Weekly Financial Resources and Capital Markets Roundup: 4/3/2020
Outlined below is a collection of key financial and capital market resources from the week ending 4/3.
Instead of our usual lighthearted open, we want to start our roundup this week with a very important and current update regarding the Paycheck Protection Program (PPP). We’ve written about this in prior weeks, been in close contact with all of our portfolio companies, and suggest these resources from the Treasury (opens PDF) and NVCA (opens PDF) to get up to speed. The loan program was supposed to go live today but given complexities many banks are not yet ready to accept applications.
There are also still questions about whether venture-backed companies can participate due to the affiliation rules we wrote about last week. We’re reiterating very simple guidance for all companies as it relates to the PPP: You should operate under the assumption that you will be eligible for this program, consult with your corporate counsel to receive a final legal opinion on your eligibility and make any required changes to investor rights, connect with your bank to understand if or when they’re accepting applications, and prepare all of the required paperwork in order to apply as soon as possible. The program is a unique opportunity and all eligible companies should take advantage to be sure they can maintain payroll through these turbulent times.
On to the update! Have you ever seen a dead cat bounce? You may have this week. The phrase originated on Wall Street to describe a small, brief recovery in the price of a declining stock. Last week we bolded a warning that the worst was far from over. This week the markets finished this week down vs. last Friday (Dow -2.70, NASDAQ -0.79%, and S&P 500 -2.08%). Compared to the scale of some of large recent 1-day swings of double digits percentages though, the market seemed to largely ignore the worsening public health crisis, 701k U.S. jobs cut, and 6.6M unemployment claims (more on economic data below). The image below visualizes year-to-date performance of key indices and as you can see, after a steep drop in prices, we’ve observed “stable” volatility for two weeks despite persistent uncertainty.
Growth in turbulent times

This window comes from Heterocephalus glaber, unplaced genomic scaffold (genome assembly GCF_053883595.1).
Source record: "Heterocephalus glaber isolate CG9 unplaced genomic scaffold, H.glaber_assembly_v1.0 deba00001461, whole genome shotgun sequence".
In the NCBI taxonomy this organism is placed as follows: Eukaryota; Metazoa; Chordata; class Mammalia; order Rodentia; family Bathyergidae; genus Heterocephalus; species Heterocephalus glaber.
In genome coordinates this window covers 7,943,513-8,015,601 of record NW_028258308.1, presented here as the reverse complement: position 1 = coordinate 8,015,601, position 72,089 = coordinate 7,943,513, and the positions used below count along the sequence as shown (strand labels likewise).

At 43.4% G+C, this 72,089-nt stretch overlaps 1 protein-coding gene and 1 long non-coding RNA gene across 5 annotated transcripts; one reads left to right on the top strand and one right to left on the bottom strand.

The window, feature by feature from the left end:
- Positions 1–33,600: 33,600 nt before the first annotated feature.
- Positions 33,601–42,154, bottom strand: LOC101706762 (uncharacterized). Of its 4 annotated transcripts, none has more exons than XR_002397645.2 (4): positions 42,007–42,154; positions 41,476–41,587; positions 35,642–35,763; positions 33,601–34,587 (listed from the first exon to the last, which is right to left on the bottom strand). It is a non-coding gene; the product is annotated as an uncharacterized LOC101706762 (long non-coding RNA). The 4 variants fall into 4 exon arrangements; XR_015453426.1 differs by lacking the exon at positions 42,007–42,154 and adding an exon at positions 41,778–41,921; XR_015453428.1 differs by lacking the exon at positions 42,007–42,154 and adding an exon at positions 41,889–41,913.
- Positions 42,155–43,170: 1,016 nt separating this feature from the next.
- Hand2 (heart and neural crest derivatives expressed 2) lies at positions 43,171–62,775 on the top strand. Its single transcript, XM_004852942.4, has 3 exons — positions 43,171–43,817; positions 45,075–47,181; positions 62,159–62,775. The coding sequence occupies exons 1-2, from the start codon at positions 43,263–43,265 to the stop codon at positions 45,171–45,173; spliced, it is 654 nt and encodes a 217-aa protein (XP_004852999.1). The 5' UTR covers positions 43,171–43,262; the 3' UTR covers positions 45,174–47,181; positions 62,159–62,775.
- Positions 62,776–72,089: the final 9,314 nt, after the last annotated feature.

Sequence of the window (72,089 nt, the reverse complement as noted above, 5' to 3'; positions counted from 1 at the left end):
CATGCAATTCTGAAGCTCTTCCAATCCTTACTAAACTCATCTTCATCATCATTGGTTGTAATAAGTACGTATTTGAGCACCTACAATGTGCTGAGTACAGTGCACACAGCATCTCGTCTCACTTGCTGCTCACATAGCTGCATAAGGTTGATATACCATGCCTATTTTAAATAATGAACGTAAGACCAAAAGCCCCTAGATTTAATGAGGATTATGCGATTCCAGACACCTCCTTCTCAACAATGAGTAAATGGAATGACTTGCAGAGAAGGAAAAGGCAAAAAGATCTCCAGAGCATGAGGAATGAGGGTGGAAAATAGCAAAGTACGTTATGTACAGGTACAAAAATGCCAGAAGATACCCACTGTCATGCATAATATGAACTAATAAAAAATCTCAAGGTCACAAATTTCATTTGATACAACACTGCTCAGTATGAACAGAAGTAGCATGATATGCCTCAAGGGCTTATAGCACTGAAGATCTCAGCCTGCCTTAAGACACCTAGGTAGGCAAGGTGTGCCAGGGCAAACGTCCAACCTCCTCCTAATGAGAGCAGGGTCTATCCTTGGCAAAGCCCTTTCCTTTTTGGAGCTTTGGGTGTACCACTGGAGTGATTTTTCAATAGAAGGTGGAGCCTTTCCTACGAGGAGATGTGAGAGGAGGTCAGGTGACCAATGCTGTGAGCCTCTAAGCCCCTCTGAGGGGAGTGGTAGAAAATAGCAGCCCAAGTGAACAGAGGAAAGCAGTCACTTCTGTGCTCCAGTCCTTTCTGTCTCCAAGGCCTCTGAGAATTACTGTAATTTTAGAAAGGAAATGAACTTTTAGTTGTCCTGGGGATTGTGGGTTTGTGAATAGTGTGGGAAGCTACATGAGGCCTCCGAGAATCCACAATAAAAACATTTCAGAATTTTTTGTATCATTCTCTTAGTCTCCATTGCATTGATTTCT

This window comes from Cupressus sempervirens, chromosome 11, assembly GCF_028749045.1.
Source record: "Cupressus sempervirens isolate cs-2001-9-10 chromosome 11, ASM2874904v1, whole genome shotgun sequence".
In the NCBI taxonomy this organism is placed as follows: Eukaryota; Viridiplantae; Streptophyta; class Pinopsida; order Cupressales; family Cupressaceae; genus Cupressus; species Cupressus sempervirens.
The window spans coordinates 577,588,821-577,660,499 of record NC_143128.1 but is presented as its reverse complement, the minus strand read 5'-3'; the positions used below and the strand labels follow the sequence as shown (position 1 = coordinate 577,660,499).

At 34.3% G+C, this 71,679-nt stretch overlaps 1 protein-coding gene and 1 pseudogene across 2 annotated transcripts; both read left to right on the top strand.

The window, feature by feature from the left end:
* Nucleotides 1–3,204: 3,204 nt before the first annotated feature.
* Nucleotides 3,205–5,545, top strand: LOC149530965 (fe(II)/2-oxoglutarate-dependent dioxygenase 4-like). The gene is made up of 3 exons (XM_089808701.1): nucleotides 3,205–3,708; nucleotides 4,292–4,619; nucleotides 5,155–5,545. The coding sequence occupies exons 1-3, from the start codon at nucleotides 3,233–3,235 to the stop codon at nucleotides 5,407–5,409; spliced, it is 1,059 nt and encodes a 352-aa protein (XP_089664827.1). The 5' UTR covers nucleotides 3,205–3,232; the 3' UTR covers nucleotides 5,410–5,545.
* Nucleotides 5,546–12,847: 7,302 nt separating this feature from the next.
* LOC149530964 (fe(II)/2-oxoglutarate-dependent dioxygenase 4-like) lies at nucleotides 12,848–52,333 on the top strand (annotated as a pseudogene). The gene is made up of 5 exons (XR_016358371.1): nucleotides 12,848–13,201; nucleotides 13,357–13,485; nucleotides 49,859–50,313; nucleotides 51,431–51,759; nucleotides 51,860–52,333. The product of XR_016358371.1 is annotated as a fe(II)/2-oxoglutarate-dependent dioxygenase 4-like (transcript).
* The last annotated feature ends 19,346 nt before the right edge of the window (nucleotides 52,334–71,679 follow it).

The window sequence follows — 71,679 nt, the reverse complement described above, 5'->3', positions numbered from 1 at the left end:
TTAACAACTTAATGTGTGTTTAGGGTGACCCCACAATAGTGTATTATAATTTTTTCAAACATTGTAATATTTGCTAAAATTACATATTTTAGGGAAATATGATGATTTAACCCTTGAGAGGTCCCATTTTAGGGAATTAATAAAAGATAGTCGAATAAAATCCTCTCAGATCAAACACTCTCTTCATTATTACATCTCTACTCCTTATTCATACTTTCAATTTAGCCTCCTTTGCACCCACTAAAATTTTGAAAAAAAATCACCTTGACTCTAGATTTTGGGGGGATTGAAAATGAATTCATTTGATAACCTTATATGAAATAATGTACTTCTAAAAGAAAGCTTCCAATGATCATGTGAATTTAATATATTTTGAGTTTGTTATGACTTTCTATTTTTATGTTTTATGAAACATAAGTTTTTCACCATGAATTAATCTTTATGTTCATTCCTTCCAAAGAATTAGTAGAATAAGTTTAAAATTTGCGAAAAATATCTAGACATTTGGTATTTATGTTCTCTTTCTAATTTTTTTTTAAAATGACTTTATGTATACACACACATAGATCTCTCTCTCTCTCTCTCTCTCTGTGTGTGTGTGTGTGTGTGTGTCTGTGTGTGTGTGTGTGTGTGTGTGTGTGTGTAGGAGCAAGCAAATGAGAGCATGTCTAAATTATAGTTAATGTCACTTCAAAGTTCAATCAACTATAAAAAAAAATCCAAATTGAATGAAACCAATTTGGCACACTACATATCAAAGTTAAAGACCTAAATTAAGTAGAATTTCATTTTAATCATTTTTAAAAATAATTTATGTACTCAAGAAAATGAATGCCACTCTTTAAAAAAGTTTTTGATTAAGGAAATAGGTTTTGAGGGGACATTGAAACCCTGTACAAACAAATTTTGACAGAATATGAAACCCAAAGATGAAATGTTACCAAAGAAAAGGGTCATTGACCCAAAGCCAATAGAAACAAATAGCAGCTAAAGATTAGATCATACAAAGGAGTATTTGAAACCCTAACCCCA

As companies wrestle with the potential impact of COVID-19 and the rapidly changing market dynamics, Reforge hosted panel discussions for both CEO / Founders and B2B leaders we found useful. Topics ranged from customer acquisition best-practices to the latest on the changing fundraising environment. The panelists’ discussion around how to maintain a “growth mindset” in this new environment was particularly insightful. Absent solid data about the actual impact on continued operations many find themselves asking how they can make smart decisions with imperfect data, “are there opportunities to accelerate and make lemonade out of lemons?” This webinar addressed those questions and more.
Capital market resources
Howard Marks and economic data
We enjoyed this read from renowned hedge fund manager Howard Marks, who famously predicted the fall of Lehman. Marks clearly articulates bull & bear bases for the world economy from here forward.
This MarketWatch calendar of economic data is a great summary of the key dates to expect new data that will provide a clearer view into the economic impact of the virus. New data will be processed by the markets – positively or negatively – in real-time. March data (where the U.S. impact will first be felt) and Q1 earnings from companies won’t be 100% available until late April / May. The government stimulus and market response are based on models for economic impact that assume recovery beginning in June. Should these models be wrong, or underestimate the economic impact, we expect further volatility.
Other financial and capital markets reads
SaaS valuations multiples trended back up from 7.0x to 7.7x 2020E revenues to open the week. A blog from FirstRound on what successful remote teams do. How COVID-19 will impact PE and VC in the United States.
Pick a mood, index, direction and percentage and you might have a future as an editor for any major newspaper—this is the “Mad Libs” like template the last few months of news has followed.